Who killed Colin Roach?
originally by 4WardEver UK
published 21st November 2007
Any news updates on this case will be listed at the foot of this item
Colin Roach, aged 21 years, died in January 1983 after receiving a fatal gunshot wound in 1983 while in the custody of Stoke Newington police station, London. He is alleged by the police to have shot himself in the mouth. Authorities alleged that he had committed suicide after entering the Stoke Newington Police Station. Many believed that there was reason to doubt this story and instead argued that Roach was murdered by police.
The police surgeon who was called to Roach’s corpse in the foyer of the police station said that the body position was inconsistent with suicide. The shotgun with which he was killed could not be fitted into the sports bag Roach had with him, not even when broken down.
No fibres from the bag were found on the gun and no oil from the gun was found in the bag. When a shotgun is used for suicide the recoil damages and sometimes breaks the trigger thumb. No injury was found to Roach’s hand at all. The recoiling gun will normally hit a wall or floor very hard but no marks from this were found in the police station foyer or on the gun butt.
On the other side of the argument there were no marks on Roach’s mouth consistent with a gun being forced into it. The man who drove Roach to the police station saw no gun or bulge. He said that Roach was very frightened and saw him walk into the police station. Two police officers who were believed to be present at the police station claimed not to have been there, there were irregularities in the records for who was present.
Roach’s death spurred protests and demands for an independent public inquiry and gave rise to considerable public interest. Relations between the black members of the community and the police in Hackney were extremely sensitive. Demonstrations took place and there were some incidents of disorder and altogether some 90 arrests were made by the police.
An inquest into Colin’s death was opened on the 18th January so that the body could be identified and burial order made. Plans to locate the full inquest to a new venue caused further disquiet. The inquest was due to be resumed on the 7th March but on the 23rd February 1983, it was agreed between representatives of the family and the Chief of Police that the inquest should be resumed on the 18th April 1983 at the St. Pancras Coroner’s Court.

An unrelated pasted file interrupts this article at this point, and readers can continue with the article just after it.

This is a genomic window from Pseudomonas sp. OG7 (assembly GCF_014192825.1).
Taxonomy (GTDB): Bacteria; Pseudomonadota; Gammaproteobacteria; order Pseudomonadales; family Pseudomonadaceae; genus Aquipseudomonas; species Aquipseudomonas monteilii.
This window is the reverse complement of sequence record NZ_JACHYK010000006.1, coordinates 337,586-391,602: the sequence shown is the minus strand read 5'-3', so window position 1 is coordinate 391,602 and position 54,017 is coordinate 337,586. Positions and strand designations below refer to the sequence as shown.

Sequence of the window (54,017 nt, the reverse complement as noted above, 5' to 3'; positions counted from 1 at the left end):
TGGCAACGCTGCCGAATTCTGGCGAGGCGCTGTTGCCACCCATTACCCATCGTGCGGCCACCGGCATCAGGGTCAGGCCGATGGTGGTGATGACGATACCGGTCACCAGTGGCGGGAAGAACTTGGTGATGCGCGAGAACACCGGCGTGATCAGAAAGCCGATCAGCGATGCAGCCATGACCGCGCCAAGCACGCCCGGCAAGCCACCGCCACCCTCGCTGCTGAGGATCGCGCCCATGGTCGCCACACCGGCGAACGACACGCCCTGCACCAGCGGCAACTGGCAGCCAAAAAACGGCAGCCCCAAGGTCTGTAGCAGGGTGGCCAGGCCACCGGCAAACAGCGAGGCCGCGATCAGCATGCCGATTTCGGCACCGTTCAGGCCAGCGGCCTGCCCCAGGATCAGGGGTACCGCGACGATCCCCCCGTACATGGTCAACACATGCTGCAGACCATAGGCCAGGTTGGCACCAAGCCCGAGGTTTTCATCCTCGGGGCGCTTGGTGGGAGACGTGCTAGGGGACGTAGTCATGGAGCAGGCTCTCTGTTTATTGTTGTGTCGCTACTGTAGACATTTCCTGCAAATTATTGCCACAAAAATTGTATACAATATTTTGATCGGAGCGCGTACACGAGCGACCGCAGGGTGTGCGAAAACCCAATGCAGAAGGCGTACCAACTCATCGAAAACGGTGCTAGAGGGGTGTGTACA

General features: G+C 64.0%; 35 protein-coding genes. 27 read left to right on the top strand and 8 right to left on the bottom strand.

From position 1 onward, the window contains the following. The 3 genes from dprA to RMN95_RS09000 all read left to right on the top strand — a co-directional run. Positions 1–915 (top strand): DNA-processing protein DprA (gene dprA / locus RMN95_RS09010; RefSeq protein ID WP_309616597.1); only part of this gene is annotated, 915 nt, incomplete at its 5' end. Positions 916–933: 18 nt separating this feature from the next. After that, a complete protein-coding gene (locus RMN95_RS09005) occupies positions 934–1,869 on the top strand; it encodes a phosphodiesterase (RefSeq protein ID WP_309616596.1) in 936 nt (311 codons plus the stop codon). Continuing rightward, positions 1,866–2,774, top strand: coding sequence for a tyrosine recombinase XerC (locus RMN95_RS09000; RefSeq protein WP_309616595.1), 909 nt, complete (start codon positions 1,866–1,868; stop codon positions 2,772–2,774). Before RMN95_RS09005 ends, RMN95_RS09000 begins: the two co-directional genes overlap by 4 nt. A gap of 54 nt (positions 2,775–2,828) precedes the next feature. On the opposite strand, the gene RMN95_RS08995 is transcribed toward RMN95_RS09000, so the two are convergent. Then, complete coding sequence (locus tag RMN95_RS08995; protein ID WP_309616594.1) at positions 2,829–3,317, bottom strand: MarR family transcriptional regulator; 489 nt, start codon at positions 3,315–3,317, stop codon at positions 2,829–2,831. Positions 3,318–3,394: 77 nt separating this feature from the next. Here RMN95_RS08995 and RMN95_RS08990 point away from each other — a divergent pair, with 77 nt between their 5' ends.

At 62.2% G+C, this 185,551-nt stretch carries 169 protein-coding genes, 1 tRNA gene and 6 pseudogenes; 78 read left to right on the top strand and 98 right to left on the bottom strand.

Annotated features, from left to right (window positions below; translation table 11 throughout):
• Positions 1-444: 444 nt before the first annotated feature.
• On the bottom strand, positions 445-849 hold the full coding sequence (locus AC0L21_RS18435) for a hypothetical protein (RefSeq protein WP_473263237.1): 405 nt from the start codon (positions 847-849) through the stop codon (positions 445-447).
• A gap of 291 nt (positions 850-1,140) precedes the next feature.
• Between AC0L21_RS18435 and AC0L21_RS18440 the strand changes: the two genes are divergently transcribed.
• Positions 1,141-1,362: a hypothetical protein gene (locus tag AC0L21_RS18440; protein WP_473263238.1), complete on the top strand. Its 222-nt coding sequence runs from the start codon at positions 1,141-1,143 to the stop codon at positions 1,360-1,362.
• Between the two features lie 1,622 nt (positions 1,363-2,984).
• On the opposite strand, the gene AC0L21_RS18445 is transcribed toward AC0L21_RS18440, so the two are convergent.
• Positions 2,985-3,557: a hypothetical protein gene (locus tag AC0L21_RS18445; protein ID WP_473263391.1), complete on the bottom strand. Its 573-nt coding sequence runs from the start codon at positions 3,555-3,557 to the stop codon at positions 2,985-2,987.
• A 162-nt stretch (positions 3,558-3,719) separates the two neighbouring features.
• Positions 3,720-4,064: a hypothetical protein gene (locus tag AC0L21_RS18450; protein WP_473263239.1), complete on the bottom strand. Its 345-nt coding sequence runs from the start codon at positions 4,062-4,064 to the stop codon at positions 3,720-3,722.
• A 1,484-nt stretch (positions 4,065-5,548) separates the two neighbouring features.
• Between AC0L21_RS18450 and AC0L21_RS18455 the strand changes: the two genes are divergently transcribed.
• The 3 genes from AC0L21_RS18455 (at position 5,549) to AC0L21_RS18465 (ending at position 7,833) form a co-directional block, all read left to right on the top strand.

On the 15th April 1983, that is the Friday before the inquest was due to resume on the following Monday 18th April, the leader of the Council of the London Borough of Hackney and the Director General of the Greater London Council wrote to the coroner.
The letter from the leader of the London Borough of Hackney stated:
“My Council and the Greater London Council are most concerned that St. Pancras Court will not, in the event, be able to accommodate even a small proportion of those individual members of the local community in Hackney who wish to hear the proceedings. On behalf of those ‘members of the public’ I urge you most strongly to reconsider my Council’s offer to make suitable accommodation available at Hackney Town Hall for the hearing, and to hold the inquest in Hackney.”
Having received these letters, the coroner recognised that it would not be possible to proceed with the inquest on the 18th April. He therefore attempted to notify those concerned and sat on the 18th April only to announce his decision to adjourn and to deal with various ancillary applications.
By that time, the family had also formed the view that the inquest should not take place at the St. Pancras Coroner’s Court and applied that the inquest should continue at Hackney Town Hall.
This application was supported by counsel on behalf of the Borough of Hackney. Counsel also appeared on behalf of the Commissioner of the Metropolitan Police and objected to the venue being changed to Hackney Town Hall.
The inquest verdict eventually ruled that Colin had committed suicide, but the circumstances of his death have continued to raise much public concern. Questions why no public enquiry into the death took place are still called even today, but the authorities resisted calls for an inquiry into his death.
26th Anniversary: Remember Colin
10 January 2009
4WardEver UK has been joined by renowned poet Benjamin Zephaniah, and Ken Fero the director of controversial film INJUSTICE, to commemorate 26 years since the killing of Colin Roach.
“No Justice – No Peace”